Curbside Connections

Minimizing Waste – Maximizing Creativity


Homes Made from Recycled Materials

A couple of years ago I experienced Garbage Warrior,  a documentary about Michael Reynolds, an architect and visionary on a mission to live off the grid by building energy-efficient and self-sufficient homes from, well, other people’s garbage. He calls these homes Earthship Biotectures and I want one!

Hypnotized by his journey, I began rethinking what I want my future life to be and it goes a lil somethin’ like this.

Like my new BFF Ana White, I want to build my home and most of the furniture in it; however, I want to do it with 100% recycled materials. Then, I would will (still working on the law of attraction thing) capture the entire adventure in the form of a television show WHILE creating a home schooling curriculum based on everything we do!


I’m thinking of using a shipping container (or two) as a craft room that will be detached from our Earthship Biotecture!

You know you want to click on the pictures!


shipping container homes, homes made with shipping containers, homes made with recycled materials

I envision mini me reading books about art and entrepreneurship in the structure we build together using plastic or glass bottles.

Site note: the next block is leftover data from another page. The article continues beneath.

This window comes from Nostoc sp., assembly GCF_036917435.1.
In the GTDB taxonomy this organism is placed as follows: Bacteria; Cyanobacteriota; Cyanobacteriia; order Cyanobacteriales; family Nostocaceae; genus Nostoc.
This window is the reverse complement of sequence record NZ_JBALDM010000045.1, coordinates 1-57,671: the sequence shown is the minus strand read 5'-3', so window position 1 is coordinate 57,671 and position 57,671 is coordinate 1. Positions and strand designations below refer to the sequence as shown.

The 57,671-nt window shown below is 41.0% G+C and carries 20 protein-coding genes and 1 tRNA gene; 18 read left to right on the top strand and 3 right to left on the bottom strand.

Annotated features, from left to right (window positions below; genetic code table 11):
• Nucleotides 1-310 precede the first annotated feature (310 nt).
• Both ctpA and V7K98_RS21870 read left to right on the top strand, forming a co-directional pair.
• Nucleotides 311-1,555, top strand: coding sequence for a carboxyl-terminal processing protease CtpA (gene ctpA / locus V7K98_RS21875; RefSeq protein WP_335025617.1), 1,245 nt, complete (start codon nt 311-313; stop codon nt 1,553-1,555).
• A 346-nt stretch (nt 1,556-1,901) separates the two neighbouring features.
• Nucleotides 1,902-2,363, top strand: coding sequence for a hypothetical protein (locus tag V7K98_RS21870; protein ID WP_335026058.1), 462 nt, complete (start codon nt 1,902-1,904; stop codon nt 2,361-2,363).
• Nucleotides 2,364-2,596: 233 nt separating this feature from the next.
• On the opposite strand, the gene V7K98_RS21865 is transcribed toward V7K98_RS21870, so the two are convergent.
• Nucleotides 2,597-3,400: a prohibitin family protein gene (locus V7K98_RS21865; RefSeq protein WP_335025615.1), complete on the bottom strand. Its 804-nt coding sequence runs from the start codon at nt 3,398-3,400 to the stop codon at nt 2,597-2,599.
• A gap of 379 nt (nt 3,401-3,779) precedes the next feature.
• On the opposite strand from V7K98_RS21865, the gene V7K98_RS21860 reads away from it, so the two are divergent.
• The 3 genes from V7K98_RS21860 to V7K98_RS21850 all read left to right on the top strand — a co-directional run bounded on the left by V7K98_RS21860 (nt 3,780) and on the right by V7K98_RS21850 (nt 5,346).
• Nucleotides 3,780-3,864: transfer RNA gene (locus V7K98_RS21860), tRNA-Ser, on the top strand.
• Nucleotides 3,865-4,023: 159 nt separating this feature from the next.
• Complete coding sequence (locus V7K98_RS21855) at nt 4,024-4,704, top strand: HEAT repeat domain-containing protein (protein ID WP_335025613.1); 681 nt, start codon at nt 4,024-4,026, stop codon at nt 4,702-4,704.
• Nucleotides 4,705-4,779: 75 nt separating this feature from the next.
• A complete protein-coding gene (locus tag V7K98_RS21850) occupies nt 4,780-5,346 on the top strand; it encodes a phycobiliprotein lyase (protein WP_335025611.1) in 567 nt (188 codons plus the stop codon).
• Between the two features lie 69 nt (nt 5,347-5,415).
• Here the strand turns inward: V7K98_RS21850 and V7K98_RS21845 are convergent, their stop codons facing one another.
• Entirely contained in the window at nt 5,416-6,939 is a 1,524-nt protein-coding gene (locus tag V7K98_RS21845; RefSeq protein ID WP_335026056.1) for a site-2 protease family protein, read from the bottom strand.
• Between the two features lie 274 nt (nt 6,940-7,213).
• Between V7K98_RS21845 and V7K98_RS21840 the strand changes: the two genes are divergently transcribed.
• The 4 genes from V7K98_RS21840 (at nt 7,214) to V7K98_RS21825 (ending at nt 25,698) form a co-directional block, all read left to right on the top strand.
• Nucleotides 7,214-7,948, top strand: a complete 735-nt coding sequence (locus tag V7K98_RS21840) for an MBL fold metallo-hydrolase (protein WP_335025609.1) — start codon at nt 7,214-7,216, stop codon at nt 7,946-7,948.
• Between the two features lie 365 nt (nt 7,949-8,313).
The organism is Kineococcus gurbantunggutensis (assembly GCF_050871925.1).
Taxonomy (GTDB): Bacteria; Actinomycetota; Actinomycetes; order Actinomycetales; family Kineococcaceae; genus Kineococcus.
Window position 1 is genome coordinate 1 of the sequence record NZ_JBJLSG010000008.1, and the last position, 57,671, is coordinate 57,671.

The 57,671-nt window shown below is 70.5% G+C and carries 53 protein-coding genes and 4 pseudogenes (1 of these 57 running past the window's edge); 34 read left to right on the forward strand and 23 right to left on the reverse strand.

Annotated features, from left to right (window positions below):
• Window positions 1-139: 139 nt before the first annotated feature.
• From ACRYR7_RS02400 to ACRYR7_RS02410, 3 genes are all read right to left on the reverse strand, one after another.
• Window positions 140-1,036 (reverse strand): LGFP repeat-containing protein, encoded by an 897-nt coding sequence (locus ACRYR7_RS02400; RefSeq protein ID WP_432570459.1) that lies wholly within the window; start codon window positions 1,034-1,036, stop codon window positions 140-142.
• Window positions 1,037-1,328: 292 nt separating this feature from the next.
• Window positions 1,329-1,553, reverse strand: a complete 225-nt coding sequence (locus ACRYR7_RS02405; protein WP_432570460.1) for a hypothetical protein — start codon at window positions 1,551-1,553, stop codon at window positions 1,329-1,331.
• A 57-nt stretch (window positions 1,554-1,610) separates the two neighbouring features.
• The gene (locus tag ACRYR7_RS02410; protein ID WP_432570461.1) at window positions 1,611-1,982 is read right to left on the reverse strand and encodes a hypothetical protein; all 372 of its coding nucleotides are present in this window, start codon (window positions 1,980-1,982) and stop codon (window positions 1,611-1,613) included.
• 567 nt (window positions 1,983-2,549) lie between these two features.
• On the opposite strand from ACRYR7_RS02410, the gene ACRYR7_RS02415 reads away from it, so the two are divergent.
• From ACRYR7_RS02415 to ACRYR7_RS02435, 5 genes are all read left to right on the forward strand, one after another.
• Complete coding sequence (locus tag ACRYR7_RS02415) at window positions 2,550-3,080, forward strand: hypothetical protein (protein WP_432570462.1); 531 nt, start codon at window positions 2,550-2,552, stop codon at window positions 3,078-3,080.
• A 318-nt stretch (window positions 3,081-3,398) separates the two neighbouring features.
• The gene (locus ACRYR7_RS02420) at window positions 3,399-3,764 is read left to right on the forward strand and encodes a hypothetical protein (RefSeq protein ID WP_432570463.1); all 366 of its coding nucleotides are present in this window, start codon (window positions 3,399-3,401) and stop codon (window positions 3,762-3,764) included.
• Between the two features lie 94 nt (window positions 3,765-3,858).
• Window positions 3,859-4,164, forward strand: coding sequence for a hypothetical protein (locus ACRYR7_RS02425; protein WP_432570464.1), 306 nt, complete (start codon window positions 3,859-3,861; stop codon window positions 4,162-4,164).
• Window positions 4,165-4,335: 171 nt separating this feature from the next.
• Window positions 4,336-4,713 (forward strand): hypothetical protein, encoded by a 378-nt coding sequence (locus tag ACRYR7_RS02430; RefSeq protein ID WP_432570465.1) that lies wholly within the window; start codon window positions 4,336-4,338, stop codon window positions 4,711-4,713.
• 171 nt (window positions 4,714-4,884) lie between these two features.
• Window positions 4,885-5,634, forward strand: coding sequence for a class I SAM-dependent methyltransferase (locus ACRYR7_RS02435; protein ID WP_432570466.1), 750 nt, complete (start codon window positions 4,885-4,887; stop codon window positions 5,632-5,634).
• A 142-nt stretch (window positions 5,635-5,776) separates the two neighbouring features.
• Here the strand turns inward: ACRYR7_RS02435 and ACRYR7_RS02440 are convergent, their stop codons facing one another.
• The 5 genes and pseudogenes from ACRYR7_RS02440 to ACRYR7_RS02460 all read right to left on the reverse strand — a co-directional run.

Hold on a minute….won’t the plastic bottles break down as some point? Exploring the answer to this question will certainly birth lessons in science, technology, math, reading, writing, and the environment!


GASP! How about using concrete pipes to host slumber retreats for mommies who need to get away for a day?

Walls made from old tires or earth bags (more on this soon), construction times cut in half, utility bills of less than $50 a year – what’s not to love!

This post does not and cannot possibly cover all the goodies I’m finding in the alternate housing aisle. So stay tuned for detailed posts on Earthship Biotectures, shipping container homes, and homes made with other recycled materials. You’ll be astounded at what I’m discovering!

Now that I’ve found all these flippin’ options, I have to reorganize my vision board, recalculate my timeframes, and get busy!


A Cathedral of Junk

Vince Hannaman  started this junk project in 1988 and it has since become a tourist attraction in Austin. You can even rent it out for parties. There are no wires, nails, or glue was used to build this cathedral. He “chinese-puzzled” it together.

It took Vince 21 years to build this cathedral and now the city of Austin wants him to take it down. Oddly enough, the Visitor’s Bureau of Austin has sent hundred of tourists to his place over the last several years. Check out his Facebook page and watch the video were a city employee tries to understand exactly what he’s doing.